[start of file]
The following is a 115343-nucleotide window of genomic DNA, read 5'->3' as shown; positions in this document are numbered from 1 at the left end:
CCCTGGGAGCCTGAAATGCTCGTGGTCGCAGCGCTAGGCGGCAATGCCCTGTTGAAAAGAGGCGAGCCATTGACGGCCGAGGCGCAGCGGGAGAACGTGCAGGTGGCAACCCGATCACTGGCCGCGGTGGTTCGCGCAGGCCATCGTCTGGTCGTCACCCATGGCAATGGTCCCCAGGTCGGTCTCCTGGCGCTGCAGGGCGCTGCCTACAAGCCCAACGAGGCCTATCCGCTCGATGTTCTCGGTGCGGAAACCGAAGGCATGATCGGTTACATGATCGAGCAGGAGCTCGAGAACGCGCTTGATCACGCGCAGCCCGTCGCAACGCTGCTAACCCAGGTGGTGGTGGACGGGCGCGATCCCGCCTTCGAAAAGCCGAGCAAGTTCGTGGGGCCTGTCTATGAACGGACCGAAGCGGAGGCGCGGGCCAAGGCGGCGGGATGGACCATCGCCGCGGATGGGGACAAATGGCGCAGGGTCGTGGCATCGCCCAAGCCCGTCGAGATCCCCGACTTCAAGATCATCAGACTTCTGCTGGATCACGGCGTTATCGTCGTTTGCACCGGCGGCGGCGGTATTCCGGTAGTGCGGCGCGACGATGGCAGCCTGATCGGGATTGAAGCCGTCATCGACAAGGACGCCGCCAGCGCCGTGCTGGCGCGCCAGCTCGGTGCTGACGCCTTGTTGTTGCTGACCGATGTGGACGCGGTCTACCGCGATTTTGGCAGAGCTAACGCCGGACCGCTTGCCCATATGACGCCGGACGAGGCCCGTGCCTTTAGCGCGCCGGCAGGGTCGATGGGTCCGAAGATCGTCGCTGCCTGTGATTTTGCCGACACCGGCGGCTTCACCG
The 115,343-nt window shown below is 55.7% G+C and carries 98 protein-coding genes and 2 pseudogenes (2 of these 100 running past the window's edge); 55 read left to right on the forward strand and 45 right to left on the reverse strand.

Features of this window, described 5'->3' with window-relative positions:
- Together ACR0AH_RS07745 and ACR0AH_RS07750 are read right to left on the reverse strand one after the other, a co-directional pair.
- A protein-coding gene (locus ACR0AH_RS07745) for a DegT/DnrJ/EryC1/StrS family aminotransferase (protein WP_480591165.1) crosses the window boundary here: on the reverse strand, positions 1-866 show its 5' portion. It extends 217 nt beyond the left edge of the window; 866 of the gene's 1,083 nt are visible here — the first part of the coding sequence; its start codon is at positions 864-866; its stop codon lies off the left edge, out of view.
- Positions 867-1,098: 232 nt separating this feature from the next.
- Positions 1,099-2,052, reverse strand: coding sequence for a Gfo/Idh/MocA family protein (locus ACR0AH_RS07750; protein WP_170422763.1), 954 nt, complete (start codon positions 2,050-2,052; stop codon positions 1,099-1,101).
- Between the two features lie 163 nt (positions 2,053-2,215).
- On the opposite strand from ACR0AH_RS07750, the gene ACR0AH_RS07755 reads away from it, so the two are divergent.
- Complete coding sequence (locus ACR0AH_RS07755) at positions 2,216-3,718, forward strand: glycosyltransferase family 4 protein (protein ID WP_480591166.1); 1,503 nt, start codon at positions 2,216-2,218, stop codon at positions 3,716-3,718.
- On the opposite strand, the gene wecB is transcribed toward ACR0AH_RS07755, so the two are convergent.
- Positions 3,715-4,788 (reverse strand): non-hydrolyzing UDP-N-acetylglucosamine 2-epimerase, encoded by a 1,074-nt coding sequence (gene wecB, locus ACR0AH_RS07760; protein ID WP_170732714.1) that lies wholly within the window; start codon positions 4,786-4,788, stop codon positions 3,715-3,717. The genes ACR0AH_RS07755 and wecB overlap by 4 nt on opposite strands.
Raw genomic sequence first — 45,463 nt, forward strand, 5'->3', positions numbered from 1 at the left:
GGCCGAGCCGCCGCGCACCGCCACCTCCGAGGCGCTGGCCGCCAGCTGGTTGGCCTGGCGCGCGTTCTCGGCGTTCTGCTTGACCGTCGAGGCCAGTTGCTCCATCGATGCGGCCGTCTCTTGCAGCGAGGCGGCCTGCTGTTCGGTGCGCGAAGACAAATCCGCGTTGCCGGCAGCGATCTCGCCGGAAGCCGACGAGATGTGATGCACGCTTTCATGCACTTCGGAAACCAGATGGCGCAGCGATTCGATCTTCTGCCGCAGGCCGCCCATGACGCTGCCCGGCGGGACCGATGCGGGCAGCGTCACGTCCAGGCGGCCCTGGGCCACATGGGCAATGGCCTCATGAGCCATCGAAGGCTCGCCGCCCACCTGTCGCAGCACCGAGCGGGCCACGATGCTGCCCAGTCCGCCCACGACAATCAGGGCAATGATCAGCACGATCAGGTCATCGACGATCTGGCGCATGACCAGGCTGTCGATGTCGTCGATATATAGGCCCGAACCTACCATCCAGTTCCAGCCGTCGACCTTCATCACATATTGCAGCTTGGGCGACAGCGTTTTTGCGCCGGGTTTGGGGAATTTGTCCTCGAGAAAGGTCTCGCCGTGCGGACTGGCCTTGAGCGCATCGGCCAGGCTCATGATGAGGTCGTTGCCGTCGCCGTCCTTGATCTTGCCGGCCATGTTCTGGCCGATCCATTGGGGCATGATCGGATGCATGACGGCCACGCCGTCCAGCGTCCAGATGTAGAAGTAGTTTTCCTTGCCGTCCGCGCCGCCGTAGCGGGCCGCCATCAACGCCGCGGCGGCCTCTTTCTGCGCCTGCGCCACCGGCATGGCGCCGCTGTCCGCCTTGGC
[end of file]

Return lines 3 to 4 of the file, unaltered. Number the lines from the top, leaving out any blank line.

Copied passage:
The 115,343-nt window shown below is 55.7% G+C and carries 98 protein-coding genes and 2 pseudogenes (2 of these 100 running past the window's edge); 55 read left to right on the forward strand and 45 right to left on the reverse strand.

Features of this window, described 5'->3' with window-relative positions: